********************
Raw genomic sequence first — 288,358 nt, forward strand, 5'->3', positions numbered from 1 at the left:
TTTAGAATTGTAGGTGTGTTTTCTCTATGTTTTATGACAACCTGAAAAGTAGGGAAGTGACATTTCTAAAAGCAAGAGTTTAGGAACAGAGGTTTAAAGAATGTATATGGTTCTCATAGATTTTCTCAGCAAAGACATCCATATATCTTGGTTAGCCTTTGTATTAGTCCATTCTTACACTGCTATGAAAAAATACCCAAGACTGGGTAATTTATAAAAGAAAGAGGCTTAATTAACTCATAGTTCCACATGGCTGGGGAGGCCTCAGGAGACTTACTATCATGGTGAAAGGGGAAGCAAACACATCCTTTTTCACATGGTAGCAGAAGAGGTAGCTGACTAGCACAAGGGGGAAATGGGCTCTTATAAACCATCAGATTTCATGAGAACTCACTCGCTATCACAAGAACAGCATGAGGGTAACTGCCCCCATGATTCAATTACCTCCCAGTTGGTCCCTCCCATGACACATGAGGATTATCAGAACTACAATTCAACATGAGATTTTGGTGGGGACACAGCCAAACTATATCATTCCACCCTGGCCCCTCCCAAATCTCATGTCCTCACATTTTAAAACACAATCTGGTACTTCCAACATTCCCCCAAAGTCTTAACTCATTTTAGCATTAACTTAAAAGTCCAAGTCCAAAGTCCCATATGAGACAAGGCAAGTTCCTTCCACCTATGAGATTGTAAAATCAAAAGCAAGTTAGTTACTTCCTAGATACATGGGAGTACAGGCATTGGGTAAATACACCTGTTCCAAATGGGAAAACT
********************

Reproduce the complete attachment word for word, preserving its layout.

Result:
Raw genomic sequence first — 288,358 nt, forward strand, 5'->3', positions numbered from 1 at the left:
TTTAGAATTGTAGGTGTGTTTTCTCTATGTTTTATGACAACCTGAAAAGTAGGGAAGTGACATTTCTAAAAGCAAGAGTTTAGGAACAGAGGTTTAAAGAATGTATATGGTTCTCATAGATTTTCTCAGCAAAGACATCCATATATCTTGGTTAGCCTTTGTATTAGTCCATTCTTACACTGCTATGAAAAAATACCCAAGACTGGGTAATTTATAAAAGAAAGAGGCTTAATTAACTCATAGTTCCACATGGCTGGGGAGGCCTCAGGAGACTTACTATCATGGTGAAAGGGGAAGCAAACACATCCTTTTTCACATGGTAGCAGAAGAGGTAGCTGACTAGCACAAGGGGGAAATGGGCTCTTATAAACCATCAGATTTCATGAGAACTCACTCGCTATCACAAGAACAGCATGAGGGTAACTGCCCCCATGATTCAATTACCTCCCAGTTGGTCCCTCCCATGACACATGAGGATTATCAGAACTACAATTCAACATGAGATTTTGGTGGGGACACAGCCAAACTATATCATTCCACCCTGGCCCCTCCCAAATCTCATGTCCTCACATTTTAAAACACAATCTGGTACTTCCAACATTCCCCCAAAGTCTTAACTCATTTTAGCATTAACTTAAAAGTCCAAGTCCAAAGTCCCATATGAGACAAGGCAAGTTCCTTCCACCTATGAGATTGTAAAATCAAAAGCAAGTTAGTTACTTCCTAGATACATGGGAGTACAGGCATTGGGTAAATACACCTGTTCCAAATGGGAAAACT